Lehman Sisters? Probably

New research suggests women are just as dangerous as men.

Finally, a proper study on the matter: knowing you're a girl won't tell us much about your gambling habits. The study in question comes from a paper released by Bundesbank, and finds gender to be a poor predictor of risky investment. I've always thought this, so to avoid repeating myself, here's something I wrote last year on the subject:

There's a persistent opinion knocking around that blames the financial crisis on one small molecule: testosterone. It is testosterone, apparently, that makes traders go feral as stocks rise, taking bigger and bigger risks until Lehman Brothers happens, or someone falls out of a window.

Women, then, goes the argument, are safer traders - so let's fill trading floors with the ladies. Naturally cautious, milder creatures, they make better investors. If women ruled the world, continues the logic, getting jovial now, lighting its pipe - there would be no stock-market crashes, and probably no wars either.

The argument is, on the face of it, pro-women. After all, it's saying women are good at something; they're good at not being overconfident. But is it feminist? Not really. Broad behavioural generalisations based in biology rarely do women much good. Along with "risk aversion" goes "less competitive" and "less confident". Banking may need these traits but they aren't attractive to employers, and it's damaging to saddle an entire gender with them.

In that article I referred to a study from Stanford, which looked at how women's behaviour towards risk changes as a result of gender stereotyping.

When the experimenters brought up gender stereotypes before the trial, women became overwhelmingly more cautious, whereas men took more risks. When such stereotypes were not used, men and women performed almost equally.

Any differences in financial risk-taking owed a great deal, I suggested, to social conditioning.  Now Bundesbank's paper addresses the matter more directly. The reserachers looked at households in Austria, the Netherlands, Italy and Spain, and found that a great predictor of risk-taking behaviour was not in fact gender but age. As subjects got older, their tendencies to make risky choices fell gradually, (the steepest fall was between the late teens and 30s). Gender did not have that much impact - and crucially, varied according to social factors. In Italy, where sexual inequality is seen as higher, gender had more influence on attitude to risk.

Clearly, there is more evidence to be gathered, but it seems to be mounting up.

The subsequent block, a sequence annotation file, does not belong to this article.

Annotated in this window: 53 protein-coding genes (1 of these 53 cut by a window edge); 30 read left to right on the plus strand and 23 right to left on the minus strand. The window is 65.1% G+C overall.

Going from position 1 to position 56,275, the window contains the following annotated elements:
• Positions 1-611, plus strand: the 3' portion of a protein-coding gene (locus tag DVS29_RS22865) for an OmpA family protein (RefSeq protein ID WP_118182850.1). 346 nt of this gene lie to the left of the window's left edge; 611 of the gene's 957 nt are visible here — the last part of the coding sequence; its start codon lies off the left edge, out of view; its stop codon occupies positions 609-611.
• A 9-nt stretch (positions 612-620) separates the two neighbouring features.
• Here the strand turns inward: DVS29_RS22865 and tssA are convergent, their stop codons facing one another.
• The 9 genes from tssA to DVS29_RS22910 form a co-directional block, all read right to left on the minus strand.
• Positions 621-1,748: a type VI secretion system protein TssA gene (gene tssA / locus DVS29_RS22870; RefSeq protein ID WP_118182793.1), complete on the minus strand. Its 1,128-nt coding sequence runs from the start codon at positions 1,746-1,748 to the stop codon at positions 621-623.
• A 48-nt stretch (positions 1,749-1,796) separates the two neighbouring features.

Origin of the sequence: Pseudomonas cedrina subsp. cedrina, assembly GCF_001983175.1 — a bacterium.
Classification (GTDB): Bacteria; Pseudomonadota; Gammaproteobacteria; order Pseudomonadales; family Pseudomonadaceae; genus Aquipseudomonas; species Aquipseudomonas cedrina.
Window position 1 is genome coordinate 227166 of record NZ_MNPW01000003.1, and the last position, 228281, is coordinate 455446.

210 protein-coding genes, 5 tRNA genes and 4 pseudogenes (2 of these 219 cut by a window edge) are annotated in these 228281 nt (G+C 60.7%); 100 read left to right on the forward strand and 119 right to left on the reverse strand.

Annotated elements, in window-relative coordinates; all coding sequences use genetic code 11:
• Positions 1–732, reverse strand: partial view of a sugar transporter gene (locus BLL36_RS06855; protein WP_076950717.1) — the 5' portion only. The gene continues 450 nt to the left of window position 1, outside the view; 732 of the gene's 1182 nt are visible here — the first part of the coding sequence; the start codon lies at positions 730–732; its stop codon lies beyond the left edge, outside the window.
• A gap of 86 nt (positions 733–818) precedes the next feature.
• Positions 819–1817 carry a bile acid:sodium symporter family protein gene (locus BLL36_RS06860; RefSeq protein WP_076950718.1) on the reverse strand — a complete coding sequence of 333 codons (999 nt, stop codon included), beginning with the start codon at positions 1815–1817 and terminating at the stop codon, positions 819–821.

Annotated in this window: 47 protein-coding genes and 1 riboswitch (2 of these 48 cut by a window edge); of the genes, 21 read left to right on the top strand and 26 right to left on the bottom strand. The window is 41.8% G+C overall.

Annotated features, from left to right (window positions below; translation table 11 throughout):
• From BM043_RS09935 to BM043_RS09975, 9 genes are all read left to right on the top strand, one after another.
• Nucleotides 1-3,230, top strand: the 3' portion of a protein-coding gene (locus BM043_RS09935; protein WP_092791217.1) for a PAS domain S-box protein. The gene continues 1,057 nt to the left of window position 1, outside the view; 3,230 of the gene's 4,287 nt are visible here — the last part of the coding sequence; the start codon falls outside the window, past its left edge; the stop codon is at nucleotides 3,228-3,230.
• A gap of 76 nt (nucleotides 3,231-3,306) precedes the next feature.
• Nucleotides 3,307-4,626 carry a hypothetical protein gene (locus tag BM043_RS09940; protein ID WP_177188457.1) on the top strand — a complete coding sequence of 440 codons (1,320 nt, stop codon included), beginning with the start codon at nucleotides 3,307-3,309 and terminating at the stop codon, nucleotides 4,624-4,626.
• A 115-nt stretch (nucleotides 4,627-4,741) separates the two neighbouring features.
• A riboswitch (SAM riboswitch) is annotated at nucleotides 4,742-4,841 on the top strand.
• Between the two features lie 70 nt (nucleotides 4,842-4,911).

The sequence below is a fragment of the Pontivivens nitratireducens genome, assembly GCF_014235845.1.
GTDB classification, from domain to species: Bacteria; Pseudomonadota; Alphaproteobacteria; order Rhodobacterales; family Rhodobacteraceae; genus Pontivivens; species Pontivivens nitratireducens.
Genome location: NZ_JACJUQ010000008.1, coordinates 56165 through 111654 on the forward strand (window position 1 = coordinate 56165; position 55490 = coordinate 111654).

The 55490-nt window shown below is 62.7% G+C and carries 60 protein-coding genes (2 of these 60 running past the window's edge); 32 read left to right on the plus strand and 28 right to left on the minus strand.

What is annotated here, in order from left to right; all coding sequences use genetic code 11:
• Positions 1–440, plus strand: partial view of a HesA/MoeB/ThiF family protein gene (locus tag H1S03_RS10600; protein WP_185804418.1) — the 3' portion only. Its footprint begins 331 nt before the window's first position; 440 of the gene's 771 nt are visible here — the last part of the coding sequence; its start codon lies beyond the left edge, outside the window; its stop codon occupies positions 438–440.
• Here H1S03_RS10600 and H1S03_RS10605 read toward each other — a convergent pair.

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The 5 things the Tories aren't telling you about their manifesto

Turns out the NHS is something you really have to pay for after all. 

When Theresa May launched the Conservative 2017 manifesto, she borrowed the most popular policies from across the political spectrum. Some anti-immigrant rhetoric? Some strong action on rip-off energy firms? The message is clear - you can have it all if you vote Tory.

But can you? The respected thinktank the Institute for Fiscal Studies has now been through the manifesto with a fine tooth comb, and it turns out there are some things the Tory manifesto just doesn't mention...

1. How budgeting works

They say: "a balanced budget by the middle of the next decade"

What they don't say: The Conservatives don't talk very much about new taxes or spending commitments in the manifesto. But the IFS argues that balancing the budget "would likely require more spending cuts or tax rises even beyond the end of the next parliament."

2. How this isn't the end of austerity

They say: "We will always be guided by what matters to the ordinary, working families of this nation."

What they don't say: The manifesto does not backtrack on existing planned cuts to working-age welfare benefits. According to the IFS, these cuts will "reduce the incomes of the lowest income working age households significantly – and by more than the cuts seen since 2010".

3. Why some policies don't make a difference

They say: "The Triple Lock has worked: it is now time to set pensions on an even course."

What they don't say: The argument behind scrapping the "triple lock" on pensions is that it provides an unneccessarily generous subsidy to pensioners (including superbly wealthy ones) at the expense of the taxpayer.

However, the IFS found that the Conservatives' proposed solution - a "double lock" which rises with earnings or inflation - will cost the taxpayer just as much over the coming Parliament. After all, Brexit has caused a drop in the value of sterling, which is now causing price inflation...

4. That healthcare can't be done cheap

They say: "The next Conservative government will give the NHS the resources it needs."

What they don't say: The £8bn more promised for the NHS over the next five years is a continuation of underinvestment in the NHS. The IFS says: "Conservative plans for NHS spending look very tight indeed and may well be undeliverable."

5. Cutting immigration costs us

They say: "We will therefore establish an immigration policy that allows us to reduce and control the number of people who come to Britain from the European Union, while still allowing us to attract the skilled workers our economy needs." 

What they don't say: The Office for Budget Responsibility has already calculated that lower immigration as a result of the Brexit vote could reduce tax revenues by £6bn a year in four years' time. The IFS calculates that getting net immigration down to the tens of thousands, as the Tories pledge, could double that loss.

Julia Rampen is the digital news editor of the New Statesman (previously editor of The Staggers, The New Statesman's online rolling politics blog). She has also been deputy editor at Mirror Money Online and has worked as a financial journalist for several trade magazines. 

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